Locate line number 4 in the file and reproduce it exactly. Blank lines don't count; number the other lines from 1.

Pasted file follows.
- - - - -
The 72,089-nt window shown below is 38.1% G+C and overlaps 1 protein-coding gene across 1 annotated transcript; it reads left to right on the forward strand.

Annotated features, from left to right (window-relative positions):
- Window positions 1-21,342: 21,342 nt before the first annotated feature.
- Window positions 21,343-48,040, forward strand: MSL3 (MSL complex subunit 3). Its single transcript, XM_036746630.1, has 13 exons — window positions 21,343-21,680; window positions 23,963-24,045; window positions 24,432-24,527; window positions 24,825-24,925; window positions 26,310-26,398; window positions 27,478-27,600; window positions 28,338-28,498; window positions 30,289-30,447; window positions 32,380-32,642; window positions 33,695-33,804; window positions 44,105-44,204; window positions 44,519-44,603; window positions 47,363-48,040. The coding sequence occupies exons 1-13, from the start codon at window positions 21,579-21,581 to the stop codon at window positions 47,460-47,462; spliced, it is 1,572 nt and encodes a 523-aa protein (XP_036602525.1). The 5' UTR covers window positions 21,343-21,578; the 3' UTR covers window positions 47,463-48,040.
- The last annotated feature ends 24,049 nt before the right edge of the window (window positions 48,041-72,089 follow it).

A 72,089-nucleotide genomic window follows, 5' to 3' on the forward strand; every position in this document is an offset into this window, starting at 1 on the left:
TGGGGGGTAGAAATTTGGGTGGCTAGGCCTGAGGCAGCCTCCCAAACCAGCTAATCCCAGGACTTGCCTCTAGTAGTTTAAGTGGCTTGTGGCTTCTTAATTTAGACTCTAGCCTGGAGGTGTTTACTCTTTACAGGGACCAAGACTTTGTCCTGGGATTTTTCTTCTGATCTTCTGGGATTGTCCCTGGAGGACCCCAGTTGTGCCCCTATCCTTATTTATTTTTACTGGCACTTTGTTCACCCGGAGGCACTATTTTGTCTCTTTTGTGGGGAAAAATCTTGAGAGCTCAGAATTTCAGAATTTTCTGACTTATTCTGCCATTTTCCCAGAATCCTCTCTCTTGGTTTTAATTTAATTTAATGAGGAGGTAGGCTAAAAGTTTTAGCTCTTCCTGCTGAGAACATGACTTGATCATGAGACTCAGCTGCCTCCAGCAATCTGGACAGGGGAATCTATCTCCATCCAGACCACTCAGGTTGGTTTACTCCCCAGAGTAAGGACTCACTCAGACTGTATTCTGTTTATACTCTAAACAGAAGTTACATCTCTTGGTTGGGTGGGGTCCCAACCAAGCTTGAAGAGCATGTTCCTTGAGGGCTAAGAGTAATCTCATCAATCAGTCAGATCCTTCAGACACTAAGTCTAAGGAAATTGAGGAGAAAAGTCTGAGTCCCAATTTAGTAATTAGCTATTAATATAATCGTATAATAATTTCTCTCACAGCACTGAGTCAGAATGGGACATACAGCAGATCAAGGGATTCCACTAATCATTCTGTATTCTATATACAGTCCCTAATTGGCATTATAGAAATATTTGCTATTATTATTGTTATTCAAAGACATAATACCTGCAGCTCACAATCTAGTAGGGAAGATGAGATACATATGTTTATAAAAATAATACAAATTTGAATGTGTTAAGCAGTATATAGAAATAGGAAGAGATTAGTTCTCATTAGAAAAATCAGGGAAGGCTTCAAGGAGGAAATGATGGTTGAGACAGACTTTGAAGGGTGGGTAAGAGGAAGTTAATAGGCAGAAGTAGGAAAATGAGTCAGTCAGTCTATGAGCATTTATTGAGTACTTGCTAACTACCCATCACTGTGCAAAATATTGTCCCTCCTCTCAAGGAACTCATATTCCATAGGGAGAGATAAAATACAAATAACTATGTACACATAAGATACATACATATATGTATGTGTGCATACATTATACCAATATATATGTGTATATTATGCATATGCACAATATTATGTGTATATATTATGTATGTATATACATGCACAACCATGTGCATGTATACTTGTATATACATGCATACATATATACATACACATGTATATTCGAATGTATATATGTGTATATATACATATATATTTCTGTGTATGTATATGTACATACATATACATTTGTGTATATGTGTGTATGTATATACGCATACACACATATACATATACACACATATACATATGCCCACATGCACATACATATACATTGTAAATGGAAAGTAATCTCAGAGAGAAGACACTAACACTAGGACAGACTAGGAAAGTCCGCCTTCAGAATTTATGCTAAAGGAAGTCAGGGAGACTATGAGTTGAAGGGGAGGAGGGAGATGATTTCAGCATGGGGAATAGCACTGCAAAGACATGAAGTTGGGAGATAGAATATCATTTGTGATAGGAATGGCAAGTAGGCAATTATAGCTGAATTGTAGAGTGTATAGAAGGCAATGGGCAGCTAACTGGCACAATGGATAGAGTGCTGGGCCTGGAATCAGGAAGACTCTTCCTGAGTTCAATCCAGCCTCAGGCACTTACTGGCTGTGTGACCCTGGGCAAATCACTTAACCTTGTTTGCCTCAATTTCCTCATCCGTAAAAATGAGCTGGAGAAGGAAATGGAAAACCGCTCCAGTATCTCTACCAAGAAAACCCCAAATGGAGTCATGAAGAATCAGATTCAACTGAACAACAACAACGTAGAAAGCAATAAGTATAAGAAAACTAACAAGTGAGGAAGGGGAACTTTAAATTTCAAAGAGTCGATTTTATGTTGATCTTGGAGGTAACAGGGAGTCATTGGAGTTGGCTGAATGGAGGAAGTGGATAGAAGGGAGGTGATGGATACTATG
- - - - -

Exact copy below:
- Window positions 21,343-48,040, forward strand: MSL3 (MSL complex subunit 3). Its single transcript, XM_036746630.1, has 13 exons — window positions 21,343-21,680; window positions 23,963-24,045; window positions 24,432-24,527; window positions 24,825-24,925; window positions 26,310-26,398; window positions 27,478-27,600; window positions 28,338-28,498; window positions 30,289-30,447; window positions 32,380-32,642; window positions 33,695-33,804; window positions 44,105-44,204; window positions 44,519-44,603; window positions 47,363-48,040. The coding sequence occupies exons 1-13, from the start codon at window positions 21,579-21,581 to the stop codon at window positions 47,460-47,462; spliced, it is 1,572 nt and encodes a 523-aa protein (XP_036602525.1). The 5' UTR covers window positions 21,343-21,578; the 3' UTR covers window positions 47,463-48,040.